Autistic children find it difficult to interact with others but not with each other: study in Pnas
Interaction of autistic children: many people with autism report difficulties in social interaction with people with typical development but not with other autistic people
An anecdotal observation that is now confirmed by a study conducted by an interdisciplinary and international team coordinated by the Italian Institute of Technology and composed of researchers from the Irccs Istituto Giannina Gaslini in Genoa and the University of Hamburg.
The study by Gaslini of Genoa and University of Hamburg on autistic children
At the level of writing, the study revealed differences in how intentional information is written in typical and autistic movement.
This ‘kinematic dissimilarity has an impact on the possibility of reciprocal reading and in particular on the possibility of identifying in the kinematics those variations that convey information about intention’, the researchers explain.
The study showed that children with autism have difficulty identifying information variations in typical kinematics (but not in autistic kinematics), and vice versa, that children with typical development have difficulty identifying information variations in autistic kinematics (but not in typical kinematics).
In particular, the team of researchers studied how information about intention is encoded in the movement of people with typical and autistic development (how the information is written in the movement) and how typical and autistic observers read that information (how the information is read).
Interpreting movement, in fact, is fundamental to interacting with others: whether it is predicting an opponent’s move, as in basketball, or anticipating another person’s intention to pass us an object.
Autistic children, study published in ‘Proceedings of the National Academy of Sciences’ (Pnas)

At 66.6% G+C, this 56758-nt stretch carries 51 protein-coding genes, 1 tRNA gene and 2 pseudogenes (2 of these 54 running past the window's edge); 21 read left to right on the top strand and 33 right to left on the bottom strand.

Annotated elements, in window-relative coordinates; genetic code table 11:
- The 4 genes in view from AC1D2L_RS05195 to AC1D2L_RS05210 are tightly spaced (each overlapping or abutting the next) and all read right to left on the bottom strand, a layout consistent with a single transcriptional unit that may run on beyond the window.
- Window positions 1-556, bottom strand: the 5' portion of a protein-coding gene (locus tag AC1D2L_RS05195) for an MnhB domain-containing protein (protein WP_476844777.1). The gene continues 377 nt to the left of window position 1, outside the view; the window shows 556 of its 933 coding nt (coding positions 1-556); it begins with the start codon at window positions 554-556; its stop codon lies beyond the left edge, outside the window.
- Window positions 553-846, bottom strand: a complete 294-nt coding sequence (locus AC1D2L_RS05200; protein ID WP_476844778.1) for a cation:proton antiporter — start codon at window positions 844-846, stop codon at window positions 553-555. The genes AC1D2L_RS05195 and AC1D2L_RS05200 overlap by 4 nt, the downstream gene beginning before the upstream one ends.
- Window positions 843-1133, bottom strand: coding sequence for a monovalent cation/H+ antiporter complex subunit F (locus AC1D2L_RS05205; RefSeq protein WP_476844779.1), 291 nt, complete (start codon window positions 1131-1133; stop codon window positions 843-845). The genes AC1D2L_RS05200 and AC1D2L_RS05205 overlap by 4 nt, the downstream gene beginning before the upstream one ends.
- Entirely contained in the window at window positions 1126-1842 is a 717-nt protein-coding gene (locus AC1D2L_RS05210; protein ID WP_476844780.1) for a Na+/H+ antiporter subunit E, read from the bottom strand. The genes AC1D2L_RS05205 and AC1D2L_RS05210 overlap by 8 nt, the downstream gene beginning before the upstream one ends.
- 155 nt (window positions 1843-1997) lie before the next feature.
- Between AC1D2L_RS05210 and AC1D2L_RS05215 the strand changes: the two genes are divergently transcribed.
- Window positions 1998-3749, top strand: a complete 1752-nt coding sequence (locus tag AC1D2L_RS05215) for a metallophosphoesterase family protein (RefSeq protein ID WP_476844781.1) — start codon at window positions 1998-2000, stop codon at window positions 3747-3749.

The study, published in the journal ‘Proceedings of the National Academy of Sciences’ (Pnas), investigated this ability in a condition such as autism, which is characterised by difficulties in social interaction, and revealed differences between typical and autistic development in both ‘writing’ and ‘reading’ movements, as if there were different codes.
This difference ‘could explain, at least in part’, writes the research team, ‘the difficulties that people with autism encounter in interacting with typically developed people in everyday life.
Conversely, it could explain why people with typical development may also experience difficulties in interacting with people with autism spectrum disorders”.
The study, which involved mathematicians, physicists, psychologists, physicians and neuroscientists, was carried out in two phases: In the first, execution phase, the researchers studied how intention information is written in typical and autistic movement.
To do this they recorded, using motion capture techniques also commonly used in the film environment, actions performed by typically developing children and children with autism with different intentions.
In particular, the children were instructed to grab a bottle and pour water into it (reach to pour) or to grab the bottle and put it into a box (reach to put).
In a second step, videos of the actions recorded in the first phase were used to study the ability of children with typical development and children with autism to read intention from movement.
The children could only see the first part of the action (until they reached the bottle) and were asked to guess the intention: pour or move.
In addition to these reciprocal reading difficulties “there is a specific difficulty of the autistic condition concerning the ability to correctly extract the intentional information encoded in the movement.
Unlike children with typical development, children with autism, once they have identified the information variations, have difficulty in extracting the information contained therein.
This difficulty manifests itself in reference to both typical and autistic actions and can lead children with autism to confuse one intention with another.”
“Autism has been compared to a kind of mind blindness – mind blindness.
However, our study shows that children with autism are not ‘blind’ to the information contained in movement.
They see the characters, but are not always able to identify them and cannot read them,” stresses Cristina Becchio, IIT researcher, Professor of Cognitive Neuroscience at the University of Hamburg and coordinator of the study.
“The challenge for the future is to understand whether it is possible to teach mind reading in movement, as we teach reading in school”.
These results,” adds Lino Nobili, director of Neuropsychiatry at the Giannina Gaslini Institute in Genoa, “suggest how difficulties in social interaction can be reciprocal.
Therefore, any therapeutic intervention must take into account both the individual and the people with whom he or she interacts.
The study provides an important key to understanding autistic behaviour and outlines possible perspectives for intervention and monitoring of therapeutic approaches.”